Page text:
Results validate initial (March 2020) TRSA guidance to linen, uniform and facility services providers for all business sectors (F&B, healthcare, hospitality, industrial) that called for the use of laundry-related portions of the World Health Organization (WHO) guide to controlling epidemic- and pandemic-prone acute-respiratory infections.
Such WHO terminology, directed at healthcare personnel, TRSA reasoned, applies to all outsourced laundries’ production and service teams. Recommended practices included:
- Placing all soiled textiles directly into containers or bags with minimal manipulation or agitation, to avoid contamination of air, surfaces and people.
- Washing and drying according to routine standards and procedures. For hot-water laundry cycles, detergent or disinfectant in water at 70°C (160°F) for at least 25 minutes. For lower temperatures, chemicals suitable for low-temperature washing when used at the proper concentration.
- In packing and transporting, containing soiled textiles in a manner that prevents containers or bags from opening or bursting during transport.
- Ensuring personnel handling soiled linen and equipment and waste use standard precautions – assuming all they touch is COVID-infected – and perform hand hygiene after removing their personal protective equipment (PPE).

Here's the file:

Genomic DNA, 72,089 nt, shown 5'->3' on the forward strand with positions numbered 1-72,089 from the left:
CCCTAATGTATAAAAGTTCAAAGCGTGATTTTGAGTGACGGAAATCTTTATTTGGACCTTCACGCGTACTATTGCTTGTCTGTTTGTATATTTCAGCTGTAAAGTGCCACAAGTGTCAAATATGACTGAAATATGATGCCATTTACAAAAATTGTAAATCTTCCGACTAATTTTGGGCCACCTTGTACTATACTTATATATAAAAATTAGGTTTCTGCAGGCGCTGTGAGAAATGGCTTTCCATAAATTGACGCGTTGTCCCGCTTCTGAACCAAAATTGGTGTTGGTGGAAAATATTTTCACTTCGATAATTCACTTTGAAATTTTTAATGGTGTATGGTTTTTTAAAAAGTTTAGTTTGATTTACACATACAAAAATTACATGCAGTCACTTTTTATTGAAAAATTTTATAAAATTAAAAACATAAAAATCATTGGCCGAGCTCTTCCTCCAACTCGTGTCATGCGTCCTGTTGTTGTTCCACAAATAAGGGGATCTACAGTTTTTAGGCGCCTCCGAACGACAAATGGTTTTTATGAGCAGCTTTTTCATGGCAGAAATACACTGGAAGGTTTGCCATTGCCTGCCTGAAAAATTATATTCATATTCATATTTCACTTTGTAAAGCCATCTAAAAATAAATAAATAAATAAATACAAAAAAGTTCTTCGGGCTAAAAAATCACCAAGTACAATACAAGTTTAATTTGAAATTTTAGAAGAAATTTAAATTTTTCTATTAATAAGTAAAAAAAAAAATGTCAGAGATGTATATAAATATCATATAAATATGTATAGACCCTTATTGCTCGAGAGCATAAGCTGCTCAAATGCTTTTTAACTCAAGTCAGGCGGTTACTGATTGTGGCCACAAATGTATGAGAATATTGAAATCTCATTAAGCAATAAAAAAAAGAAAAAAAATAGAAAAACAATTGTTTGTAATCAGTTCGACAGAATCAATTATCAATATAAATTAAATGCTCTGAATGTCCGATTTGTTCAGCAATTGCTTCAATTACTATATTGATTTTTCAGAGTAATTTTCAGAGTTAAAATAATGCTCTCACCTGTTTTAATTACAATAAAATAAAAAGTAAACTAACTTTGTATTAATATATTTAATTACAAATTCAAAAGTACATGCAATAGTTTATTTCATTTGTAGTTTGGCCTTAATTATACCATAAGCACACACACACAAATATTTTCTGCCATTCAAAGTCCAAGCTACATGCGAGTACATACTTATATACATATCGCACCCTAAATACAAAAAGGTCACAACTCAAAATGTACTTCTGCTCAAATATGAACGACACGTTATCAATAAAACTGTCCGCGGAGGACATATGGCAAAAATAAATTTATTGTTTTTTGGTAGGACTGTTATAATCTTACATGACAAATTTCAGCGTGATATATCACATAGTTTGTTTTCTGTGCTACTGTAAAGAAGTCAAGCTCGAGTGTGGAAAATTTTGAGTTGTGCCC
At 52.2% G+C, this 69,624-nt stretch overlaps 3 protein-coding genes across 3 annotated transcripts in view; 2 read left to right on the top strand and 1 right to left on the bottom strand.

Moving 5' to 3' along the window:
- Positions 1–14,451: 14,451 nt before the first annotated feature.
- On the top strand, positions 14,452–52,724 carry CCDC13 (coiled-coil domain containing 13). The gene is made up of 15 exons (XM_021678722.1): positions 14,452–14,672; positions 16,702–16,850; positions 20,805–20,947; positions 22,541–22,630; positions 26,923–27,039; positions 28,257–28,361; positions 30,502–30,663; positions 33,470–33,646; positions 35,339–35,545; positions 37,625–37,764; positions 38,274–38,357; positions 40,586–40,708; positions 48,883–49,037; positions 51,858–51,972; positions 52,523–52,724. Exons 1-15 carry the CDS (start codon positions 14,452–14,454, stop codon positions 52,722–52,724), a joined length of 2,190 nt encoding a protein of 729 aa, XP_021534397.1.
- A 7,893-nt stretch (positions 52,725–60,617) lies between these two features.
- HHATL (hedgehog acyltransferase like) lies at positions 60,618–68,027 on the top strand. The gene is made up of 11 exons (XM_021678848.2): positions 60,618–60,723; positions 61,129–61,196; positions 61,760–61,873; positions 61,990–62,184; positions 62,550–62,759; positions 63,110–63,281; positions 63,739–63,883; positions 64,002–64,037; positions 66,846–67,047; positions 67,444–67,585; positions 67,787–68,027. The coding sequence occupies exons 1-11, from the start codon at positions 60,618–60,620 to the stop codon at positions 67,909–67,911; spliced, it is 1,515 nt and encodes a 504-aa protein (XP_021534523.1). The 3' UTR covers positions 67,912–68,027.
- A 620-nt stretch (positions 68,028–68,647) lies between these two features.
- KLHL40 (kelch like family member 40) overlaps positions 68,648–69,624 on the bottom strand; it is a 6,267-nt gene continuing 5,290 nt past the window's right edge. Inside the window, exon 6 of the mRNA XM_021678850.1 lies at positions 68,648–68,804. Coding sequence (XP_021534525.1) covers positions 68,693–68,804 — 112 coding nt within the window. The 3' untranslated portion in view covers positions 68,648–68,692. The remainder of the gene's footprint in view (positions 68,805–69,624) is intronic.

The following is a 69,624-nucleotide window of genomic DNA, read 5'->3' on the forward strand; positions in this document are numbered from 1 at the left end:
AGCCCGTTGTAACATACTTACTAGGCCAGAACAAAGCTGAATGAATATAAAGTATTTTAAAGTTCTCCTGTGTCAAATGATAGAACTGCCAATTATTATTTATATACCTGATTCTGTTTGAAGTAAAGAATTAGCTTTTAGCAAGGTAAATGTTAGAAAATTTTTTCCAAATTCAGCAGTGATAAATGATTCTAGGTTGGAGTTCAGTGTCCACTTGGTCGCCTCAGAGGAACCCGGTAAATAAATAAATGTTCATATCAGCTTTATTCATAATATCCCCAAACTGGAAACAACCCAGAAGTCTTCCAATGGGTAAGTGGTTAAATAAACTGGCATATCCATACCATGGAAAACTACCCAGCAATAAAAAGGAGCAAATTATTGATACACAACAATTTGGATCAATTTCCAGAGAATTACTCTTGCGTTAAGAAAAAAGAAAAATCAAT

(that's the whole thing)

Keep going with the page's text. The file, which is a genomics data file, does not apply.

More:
On a March 11, 2020, in a TRSA webinar titled “Coronavirus/COVID-19: Communication Tools for Your Customers, Employees and Leadership Teams,” guest speaker Murray Cohen, a retired U.S. Centers for Disease Control and Prevention (CDC) and World Health Organization (WHO) epidemiologist, discussed how long the virus could last on textile goods. “People who create guidelines always add safety measures; they say 6 to 12 hours,” Cohen said. “From the data I’ve seen, it’s really six hours. In laboratory settings, they have been able to recover the virus from porous surfaces, up to, but not past, six hours. Essentially what’s happening is the virus is drying out. Packaged in soiled linen bags, there might be an exception there, because if it’s wet, it may not be fully dried out. A safe bet on wet linen would be 12 hours and then it would not be a risk anymore.”
Upon completion of the peer-review process, publication of the research will follow in the next few months. The research will appear in an open–access journal that will make the findings accessible to a wide audience.